Welcome, LaTanya McQueen!

During the month of June, we are celebrating the authors that came to us during our last open reading period. Today we bring you LaTanya McQueen, author of the creative nonfiction volume And It Begins Like This, which is due out in October of 2018.

BL Final PhotoThe Author

LaTanya McQueen’s writing has been published in The Los Angeles Review, Harpur Palate, Indiana Review, Passages North, Carve Magazine, Fugue, Ninth Letter, Bennington Review, North American Review, New Orleans Review, Fourteen Hills, and other journals. She received her MFA from Emerson College and her PhD from the University of Missouri.



On writing And It Begins Like This

I started as a fiction writer and once in an undergraduate workshop we had to read Amy Hempel’s “In The Cemetery Where Al Jolson Was Buried.” In talking about the story our instructor relayed an anecdote about how Hempel came to write it. She was in a workshop taught by Gordon Lish and he’d given the prompt for everyone to write about their worse secret, what would “dismantle your sense of self.”
Over the years I’ve thought a lot about what my own answer to that question would be, and the truth is I have spent most of my life harboring a sense of shame over who I was, over my identity as a Black woman. When I moved to Missouri, I was forced to confront these feelings in ways I hadn’t before, in ways I’d always been avoiding. Part of the beginning of this book was not only a coming to terms but an examining of why I felt the way I did and where it all came from. In trying to write about it, I began thinking about my mother and her family, and eventually it led to thinking about a particular story I’d been told throughout my childhood that concerned one of my ancestors—a woman, once a slave to the family of a state senator, who had a relationship with a white man from a neighboring farm, the result of which produced three children. During Reconstruction she took this man to court to try and make sure that the children would be given his surname, and at least one of them was given it, a name that has carried down through the generations all the way to my mother. It is one of the few links I have that give evidence to the truth of what happened.
I managed to come back to this story again and again, partly because I could never find much about her beyond the folklore and I wanted to know the context of this relationship. I wanted to know how she was able to do this thing she did. I wanted to know what happened to her. I wanted to know her.
I have felt unseen my entire life. It is perhaps why I became obsessed with finding out some sort of truth about her and this story. There exists next to nothing about her, and a large part of why I continued writing was to try and give some sort of testimony. That was the beginning, and the longer I kept going the more I began to see parallels between her history and now, and her story became a prism for me to look at all these other issues relating not just to race but how I had come to understand myself.


My father believes I am doing research for a book but he does not know on what and he does not ask. I should tell him, but to do so is to tell him not just about Leanna but to tell him about her children, and I know that the end of that story will lead me back to my mother and what may have happened to her, and why she was the way she was, and I know that eventually it will lead back to us and the reason for this distance we’ve created.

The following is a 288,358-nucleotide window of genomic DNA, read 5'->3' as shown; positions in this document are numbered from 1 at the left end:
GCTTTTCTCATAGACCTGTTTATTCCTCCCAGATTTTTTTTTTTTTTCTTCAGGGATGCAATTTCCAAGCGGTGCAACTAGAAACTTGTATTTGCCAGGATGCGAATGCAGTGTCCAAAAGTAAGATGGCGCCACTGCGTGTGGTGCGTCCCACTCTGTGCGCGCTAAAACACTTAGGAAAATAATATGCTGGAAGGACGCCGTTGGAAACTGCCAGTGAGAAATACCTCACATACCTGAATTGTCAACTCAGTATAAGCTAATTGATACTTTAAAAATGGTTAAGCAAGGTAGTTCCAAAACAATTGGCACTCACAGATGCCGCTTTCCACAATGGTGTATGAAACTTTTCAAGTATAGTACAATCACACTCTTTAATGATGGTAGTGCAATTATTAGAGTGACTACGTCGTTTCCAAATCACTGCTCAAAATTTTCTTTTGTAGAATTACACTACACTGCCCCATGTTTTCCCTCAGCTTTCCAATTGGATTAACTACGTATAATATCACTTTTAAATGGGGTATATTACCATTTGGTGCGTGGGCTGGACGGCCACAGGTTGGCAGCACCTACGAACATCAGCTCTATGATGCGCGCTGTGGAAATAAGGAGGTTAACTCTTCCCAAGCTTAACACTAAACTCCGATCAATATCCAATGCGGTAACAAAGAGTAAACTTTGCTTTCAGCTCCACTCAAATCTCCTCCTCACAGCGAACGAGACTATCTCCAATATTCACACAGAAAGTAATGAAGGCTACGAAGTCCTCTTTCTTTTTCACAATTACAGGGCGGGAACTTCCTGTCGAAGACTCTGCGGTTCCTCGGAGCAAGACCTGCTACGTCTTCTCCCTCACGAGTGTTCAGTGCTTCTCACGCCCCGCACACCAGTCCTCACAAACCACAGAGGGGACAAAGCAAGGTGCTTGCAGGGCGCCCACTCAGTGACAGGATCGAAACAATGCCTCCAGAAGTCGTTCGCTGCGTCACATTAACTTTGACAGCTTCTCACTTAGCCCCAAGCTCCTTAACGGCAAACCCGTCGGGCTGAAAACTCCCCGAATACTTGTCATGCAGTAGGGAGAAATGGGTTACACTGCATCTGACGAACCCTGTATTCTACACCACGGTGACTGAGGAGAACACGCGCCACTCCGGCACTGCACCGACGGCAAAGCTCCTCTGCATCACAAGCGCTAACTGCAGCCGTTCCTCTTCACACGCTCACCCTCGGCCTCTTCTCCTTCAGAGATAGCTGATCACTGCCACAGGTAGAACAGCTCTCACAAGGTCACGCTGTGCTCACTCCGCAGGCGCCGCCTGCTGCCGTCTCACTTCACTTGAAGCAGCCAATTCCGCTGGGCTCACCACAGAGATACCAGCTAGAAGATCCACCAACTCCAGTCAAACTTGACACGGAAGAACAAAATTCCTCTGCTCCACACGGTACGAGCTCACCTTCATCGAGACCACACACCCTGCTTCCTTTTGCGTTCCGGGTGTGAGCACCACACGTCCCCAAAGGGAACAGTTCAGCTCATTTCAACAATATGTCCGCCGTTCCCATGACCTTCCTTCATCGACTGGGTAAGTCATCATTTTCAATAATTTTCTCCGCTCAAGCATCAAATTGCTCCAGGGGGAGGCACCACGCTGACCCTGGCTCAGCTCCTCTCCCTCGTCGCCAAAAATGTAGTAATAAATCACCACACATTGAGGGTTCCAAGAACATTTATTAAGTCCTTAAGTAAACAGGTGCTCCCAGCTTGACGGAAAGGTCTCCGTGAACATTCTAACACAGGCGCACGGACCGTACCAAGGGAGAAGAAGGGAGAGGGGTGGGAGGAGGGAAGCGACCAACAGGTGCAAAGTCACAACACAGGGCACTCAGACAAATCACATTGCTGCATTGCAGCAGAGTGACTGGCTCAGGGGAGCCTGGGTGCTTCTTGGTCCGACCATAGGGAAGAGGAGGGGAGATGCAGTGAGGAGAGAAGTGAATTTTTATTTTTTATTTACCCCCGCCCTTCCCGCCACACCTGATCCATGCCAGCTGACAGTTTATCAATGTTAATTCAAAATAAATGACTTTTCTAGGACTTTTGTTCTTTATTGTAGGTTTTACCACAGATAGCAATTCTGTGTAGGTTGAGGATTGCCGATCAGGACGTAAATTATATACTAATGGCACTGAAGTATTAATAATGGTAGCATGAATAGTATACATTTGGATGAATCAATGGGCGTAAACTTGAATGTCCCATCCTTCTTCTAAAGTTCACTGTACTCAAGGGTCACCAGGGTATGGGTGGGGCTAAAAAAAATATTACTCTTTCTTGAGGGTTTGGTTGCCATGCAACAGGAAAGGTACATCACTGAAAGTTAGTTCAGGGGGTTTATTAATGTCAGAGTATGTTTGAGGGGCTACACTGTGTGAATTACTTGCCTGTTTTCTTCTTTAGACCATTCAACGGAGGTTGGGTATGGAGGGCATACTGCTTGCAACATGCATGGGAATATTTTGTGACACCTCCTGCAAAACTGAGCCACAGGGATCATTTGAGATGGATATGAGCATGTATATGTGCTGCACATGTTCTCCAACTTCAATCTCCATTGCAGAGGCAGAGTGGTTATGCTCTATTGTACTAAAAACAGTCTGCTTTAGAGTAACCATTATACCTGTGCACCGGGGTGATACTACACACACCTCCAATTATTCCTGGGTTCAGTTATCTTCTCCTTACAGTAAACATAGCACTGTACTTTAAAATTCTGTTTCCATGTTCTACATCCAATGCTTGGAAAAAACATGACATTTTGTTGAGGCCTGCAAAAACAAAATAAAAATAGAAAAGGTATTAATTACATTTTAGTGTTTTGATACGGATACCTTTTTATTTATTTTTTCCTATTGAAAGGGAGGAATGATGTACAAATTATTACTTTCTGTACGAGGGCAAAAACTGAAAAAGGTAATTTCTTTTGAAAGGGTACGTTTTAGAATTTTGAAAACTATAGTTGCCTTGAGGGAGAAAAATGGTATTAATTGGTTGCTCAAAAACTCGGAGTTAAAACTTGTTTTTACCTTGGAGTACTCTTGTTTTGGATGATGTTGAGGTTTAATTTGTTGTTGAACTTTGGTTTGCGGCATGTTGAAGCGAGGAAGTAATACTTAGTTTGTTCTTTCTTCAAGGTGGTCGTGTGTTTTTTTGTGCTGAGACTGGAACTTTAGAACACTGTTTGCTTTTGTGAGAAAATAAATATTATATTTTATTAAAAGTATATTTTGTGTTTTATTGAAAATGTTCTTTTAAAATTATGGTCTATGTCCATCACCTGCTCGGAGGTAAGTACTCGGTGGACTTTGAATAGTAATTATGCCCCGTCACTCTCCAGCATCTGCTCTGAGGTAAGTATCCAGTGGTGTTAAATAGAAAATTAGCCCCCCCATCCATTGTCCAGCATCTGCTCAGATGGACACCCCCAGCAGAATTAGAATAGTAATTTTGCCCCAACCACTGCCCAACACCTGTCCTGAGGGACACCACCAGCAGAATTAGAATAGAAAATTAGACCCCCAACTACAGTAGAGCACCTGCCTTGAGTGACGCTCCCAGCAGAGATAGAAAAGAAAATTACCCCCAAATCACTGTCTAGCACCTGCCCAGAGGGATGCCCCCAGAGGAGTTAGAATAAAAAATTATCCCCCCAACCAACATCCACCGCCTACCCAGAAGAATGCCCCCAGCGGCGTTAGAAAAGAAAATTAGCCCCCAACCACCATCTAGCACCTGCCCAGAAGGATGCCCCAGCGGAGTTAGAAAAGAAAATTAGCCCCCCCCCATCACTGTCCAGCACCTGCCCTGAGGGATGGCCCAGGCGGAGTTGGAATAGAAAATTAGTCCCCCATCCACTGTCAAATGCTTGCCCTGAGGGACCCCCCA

Instead, I keep my answers vague. “For today,” I tell him. “I’m tired though.”
“Have you been able to find what you were looking for?”
“Not yet.”
My father nods and then focuses his attention elsewhere. I go upstairs and empty my bag on the floor, sit down and look through the copied images of the records I’ve found.
I should let go of this, I think. I should just forget it and move on, but somewhere in this story is the root of something I need to understand to explain all of what came after.
There is not much about Leanna I’ve been able to learn, but from what I know of her life it is one that in every way feels fraught with instability and pain.
He could have loved her, I think. He could have loved her but left her still. He was young at the time, far younger than I am now, and the world had taught him to believe she was nothing more than a possession to be used and disregarded.
In every conjured potentiality of this past there is an action needing forgiveness, but the question I have often wondered is if she gave it.
Could you do it? Could I? What if, in the end, it was the only choice you had? Would you still hold on to that hate to pass down to your children? “She went and had ‘em up,” the story goes. “She had ‘em up,” is the story passed on. To me that is an action of vindication, of revenge. A punishment for the hurt she endured.
But what if he claimed them in some way, however small? There is no indication to lead to this conclusion beyond folklore, beyond the name carried down, and yet—suppose it happened. Suppose for me a different outcome. Suppose instead, it was enough for her to forgive him for what he’d done. Suppose this one acquiescence was enough. For what he continued to do every day he was alive—for marrying another, for letting the standards of the era dictate his own morality, for his denial of these children.
Suppose for all of this, she forgave anyway, believing it to be her only course to saving herself. Suppose forgiveness could do that. Suppose it was possible. Suppose it was necessary. Suppose that forgiveness, if for a moment, could be what finally set her free.